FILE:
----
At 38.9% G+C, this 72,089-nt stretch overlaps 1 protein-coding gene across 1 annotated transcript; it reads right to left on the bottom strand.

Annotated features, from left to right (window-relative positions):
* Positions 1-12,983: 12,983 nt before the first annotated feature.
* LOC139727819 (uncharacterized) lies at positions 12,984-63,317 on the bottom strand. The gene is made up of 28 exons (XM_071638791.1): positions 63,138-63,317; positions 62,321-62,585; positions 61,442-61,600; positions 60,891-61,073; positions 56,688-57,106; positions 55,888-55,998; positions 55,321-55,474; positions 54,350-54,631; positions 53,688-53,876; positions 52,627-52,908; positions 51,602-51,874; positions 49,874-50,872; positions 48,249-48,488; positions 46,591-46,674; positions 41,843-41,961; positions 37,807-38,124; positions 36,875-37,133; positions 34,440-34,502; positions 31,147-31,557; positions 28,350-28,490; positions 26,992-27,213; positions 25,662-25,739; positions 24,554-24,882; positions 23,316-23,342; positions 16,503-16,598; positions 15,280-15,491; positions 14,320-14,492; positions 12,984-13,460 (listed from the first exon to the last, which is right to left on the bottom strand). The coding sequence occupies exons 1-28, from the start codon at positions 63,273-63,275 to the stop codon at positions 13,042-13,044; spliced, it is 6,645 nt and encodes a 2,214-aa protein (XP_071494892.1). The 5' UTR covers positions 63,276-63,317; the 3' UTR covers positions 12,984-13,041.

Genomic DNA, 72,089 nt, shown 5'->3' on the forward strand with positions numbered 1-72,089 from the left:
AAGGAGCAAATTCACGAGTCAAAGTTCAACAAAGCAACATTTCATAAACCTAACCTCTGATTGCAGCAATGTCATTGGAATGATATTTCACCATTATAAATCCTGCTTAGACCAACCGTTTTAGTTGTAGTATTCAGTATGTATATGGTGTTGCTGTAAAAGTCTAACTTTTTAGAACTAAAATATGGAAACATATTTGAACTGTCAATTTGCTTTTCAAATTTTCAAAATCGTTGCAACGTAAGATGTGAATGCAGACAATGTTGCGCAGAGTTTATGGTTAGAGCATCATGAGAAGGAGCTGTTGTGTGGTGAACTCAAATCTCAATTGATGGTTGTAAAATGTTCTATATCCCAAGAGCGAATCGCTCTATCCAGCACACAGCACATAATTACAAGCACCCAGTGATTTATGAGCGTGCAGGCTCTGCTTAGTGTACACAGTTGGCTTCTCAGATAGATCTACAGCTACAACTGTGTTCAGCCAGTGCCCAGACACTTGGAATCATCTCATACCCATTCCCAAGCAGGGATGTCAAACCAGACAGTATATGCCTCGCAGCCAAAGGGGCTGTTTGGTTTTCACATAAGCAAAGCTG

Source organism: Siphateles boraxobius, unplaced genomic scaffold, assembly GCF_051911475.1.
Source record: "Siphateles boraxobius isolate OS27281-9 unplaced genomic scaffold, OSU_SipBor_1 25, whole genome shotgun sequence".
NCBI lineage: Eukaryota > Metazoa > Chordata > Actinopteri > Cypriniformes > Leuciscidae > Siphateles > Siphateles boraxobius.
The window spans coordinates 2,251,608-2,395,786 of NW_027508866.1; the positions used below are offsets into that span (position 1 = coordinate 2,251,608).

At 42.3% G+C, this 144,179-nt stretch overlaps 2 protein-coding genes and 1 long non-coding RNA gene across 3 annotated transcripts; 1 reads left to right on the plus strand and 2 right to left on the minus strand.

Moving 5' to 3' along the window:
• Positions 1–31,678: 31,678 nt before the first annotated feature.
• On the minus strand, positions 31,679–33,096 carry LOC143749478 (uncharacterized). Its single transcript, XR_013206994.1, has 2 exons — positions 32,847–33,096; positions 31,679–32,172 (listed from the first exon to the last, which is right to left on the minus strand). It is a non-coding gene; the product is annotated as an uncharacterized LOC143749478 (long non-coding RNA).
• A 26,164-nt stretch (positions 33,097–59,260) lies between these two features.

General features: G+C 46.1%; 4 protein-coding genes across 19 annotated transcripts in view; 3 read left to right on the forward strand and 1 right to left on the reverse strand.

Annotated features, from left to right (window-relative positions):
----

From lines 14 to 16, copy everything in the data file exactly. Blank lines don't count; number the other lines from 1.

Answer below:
• On the minus strand, positions 31,679–33,096 carry LOC143749478 (uncharacterized). Its single transcript, XR_013206994.1, has 2 exons — positions 32,847–33,096; positions 31,679–32,172 (listed from the first exon to the last, which is right to left on the minus strand). It is a non-coding gene; the product is annotated as an uncharacterized LOC143749478 (long non-coding RNA).
• A 26,164-nt stretch (positions 33,097–59,260) lies between these two features.

General features: G+C 46.1%; 4 protein-coding genes across 19 annotated transcripts in view; 3 read left to right on the forward strand and 1 right to left on the reverse strand.